And yet, government finances is not like household finances at all. The former is more complex, with control over fiscal and taxation policy; revenue streams; and policies that can work to generate income for the state. The State has access to borrowings (if necessary) not open to ordinary households. By widening the tax-base, the State can increase its revenue – no easy task for ordinary households.
In short, the State has options not readily available to households.
But through a dumbed-down media which focuses mostly on superficial political issues; mindless entertainment; and on the Here-And-Now, the public have become low-information voters.
By not being aware of the true extent of the State’s abilities, the public are trapped in a narrow paradigm of the State being akin to “household budgets”.
So when National cuts expenditure, services, and jobs – it appears to the public to be a “common sense” plan to follow.
The public are not so aware that austerity measures can have negatives impacts on our economy and society, even in the short-term. Cutting back on government economic activity means a drop in all-round economic activity.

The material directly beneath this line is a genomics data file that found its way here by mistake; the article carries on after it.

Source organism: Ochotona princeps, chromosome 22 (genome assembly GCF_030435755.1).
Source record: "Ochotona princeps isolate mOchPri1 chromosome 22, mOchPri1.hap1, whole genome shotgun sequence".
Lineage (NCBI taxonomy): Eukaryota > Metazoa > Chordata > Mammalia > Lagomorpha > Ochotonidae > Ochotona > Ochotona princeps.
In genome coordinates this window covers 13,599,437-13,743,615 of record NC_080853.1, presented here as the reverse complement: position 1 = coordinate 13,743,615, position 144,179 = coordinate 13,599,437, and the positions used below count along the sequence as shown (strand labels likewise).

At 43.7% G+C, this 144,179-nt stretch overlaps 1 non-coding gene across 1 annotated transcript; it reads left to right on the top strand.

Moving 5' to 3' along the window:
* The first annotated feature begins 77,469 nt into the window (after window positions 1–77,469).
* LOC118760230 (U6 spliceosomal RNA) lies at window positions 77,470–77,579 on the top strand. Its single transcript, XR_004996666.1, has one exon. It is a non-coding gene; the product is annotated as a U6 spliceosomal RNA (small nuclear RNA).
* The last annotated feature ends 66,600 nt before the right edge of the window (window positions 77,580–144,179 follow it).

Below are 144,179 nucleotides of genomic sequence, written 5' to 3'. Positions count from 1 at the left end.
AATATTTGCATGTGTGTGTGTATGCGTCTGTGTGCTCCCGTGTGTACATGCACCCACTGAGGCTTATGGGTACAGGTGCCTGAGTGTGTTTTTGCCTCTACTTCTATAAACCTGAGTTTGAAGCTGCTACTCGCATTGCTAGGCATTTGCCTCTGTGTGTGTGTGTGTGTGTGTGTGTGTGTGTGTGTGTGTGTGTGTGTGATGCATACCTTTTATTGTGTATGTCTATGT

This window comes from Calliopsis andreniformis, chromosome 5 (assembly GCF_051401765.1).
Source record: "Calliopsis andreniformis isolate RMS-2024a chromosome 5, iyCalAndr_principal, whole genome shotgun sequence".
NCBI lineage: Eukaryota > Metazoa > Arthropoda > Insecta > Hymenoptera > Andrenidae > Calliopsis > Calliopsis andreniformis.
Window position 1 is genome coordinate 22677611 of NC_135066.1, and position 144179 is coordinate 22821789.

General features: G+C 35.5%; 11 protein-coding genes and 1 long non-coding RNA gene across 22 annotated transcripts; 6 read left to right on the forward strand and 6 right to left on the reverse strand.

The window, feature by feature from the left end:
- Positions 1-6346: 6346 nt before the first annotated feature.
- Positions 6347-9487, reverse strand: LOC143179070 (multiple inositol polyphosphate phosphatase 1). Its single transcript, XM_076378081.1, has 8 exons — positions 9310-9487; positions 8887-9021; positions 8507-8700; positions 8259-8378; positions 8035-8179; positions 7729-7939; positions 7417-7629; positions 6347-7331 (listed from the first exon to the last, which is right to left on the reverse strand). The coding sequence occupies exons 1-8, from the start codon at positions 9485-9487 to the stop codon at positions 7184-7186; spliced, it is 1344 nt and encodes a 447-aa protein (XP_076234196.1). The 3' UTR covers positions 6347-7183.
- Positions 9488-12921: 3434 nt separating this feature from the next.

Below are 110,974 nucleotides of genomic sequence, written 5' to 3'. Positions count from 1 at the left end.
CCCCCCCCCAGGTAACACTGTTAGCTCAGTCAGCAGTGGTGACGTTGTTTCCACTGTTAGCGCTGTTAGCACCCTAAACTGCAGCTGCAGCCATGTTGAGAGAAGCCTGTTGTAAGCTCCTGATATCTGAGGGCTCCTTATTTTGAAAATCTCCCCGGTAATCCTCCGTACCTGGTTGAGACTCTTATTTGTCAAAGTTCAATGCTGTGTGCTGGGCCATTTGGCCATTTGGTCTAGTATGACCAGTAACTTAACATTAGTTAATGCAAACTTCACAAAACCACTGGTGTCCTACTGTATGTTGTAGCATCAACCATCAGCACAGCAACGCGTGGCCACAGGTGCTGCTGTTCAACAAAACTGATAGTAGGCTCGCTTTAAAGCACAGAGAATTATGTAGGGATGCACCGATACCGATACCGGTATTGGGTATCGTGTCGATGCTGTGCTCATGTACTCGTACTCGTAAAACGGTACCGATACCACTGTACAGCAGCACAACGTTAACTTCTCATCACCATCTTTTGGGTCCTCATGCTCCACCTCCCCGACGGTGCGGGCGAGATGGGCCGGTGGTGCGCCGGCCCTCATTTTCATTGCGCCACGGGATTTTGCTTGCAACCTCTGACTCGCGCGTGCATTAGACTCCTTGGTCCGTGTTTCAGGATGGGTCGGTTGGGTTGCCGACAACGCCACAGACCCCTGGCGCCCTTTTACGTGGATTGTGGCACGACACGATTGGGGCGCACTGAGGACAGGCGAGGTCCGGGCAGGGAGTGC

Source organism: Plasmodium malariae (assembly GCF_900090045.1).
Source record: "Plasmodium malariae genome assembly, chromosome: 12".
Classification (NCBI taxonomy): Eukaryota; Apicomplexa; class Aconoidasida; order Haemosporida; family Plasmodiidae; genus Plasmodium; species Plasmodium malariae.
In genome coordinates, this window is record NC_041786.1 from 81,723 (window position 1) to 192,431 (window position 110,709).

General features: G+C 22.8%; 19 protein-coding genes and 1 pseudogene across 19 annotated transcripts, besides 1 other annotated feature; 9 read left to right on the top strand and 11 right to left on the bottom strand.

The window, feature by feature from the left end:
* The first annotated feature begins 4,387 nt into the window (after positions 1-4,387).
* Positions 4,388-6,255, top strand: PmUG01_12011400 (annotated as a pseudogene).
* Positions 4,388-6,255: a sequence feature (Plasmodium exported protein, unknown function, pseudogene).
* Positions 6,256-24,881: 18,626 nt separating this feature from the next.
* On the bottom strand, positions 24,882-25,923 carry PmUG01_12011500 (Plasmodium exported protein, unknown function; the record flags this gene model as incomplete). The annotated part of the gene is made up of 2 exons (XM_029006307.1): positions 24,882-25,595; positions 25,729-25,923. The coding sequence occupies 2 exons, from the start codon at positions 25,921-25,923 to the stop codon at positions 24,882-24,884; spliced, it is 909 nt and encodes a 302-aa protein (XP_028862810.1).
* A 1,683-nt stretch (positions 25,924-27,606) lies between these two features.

It is no coincidence that following Ruth Richardson’s “Mother of all Budgets“, that unemployment, company liquidations, economic growth, and other indicators worsened.
This is a Party that I would barely trust to run a sausage sizzle. They’d get rid of the volunteers; sell the barbeque; pay themselves a hefty fee; and claim success,
The ‘mother of all budgets’
In the above graph, note the two ‘spikes’ in unemployment. The first in the early 1990s, after cuts (through the “Mother of all Budgets”) created a rise in unemployment. The second rise occurred in the late 1990s, when the Shipley/English government again cut government services.
However, unemployment fell after the election of a Labour-led government in late 1999.
The implications of austerity policies should be crystal clear to everyone: reducing government expenditure and activity in the economy dampens overall economic activity. Everyone is affected – no one escapes the inevitable downturn.
Hence why the new French President, Francois Hollande, has rejected austerity policies for his country. President Hollande understands full well that cutting government expenditure will result in reduced state services; more unemployment; and a drop in economic activity and growth.
As long as the public are aware of these facts, then they can make decisions accordingly.
Ignorance of these facts will be painful, as anyone with memories of the 1990s will attest to.
In this case, ignorance is not most definitely not ‘bliss’. And no one will be exempt.
Dominion Post: Public service cuts get deeper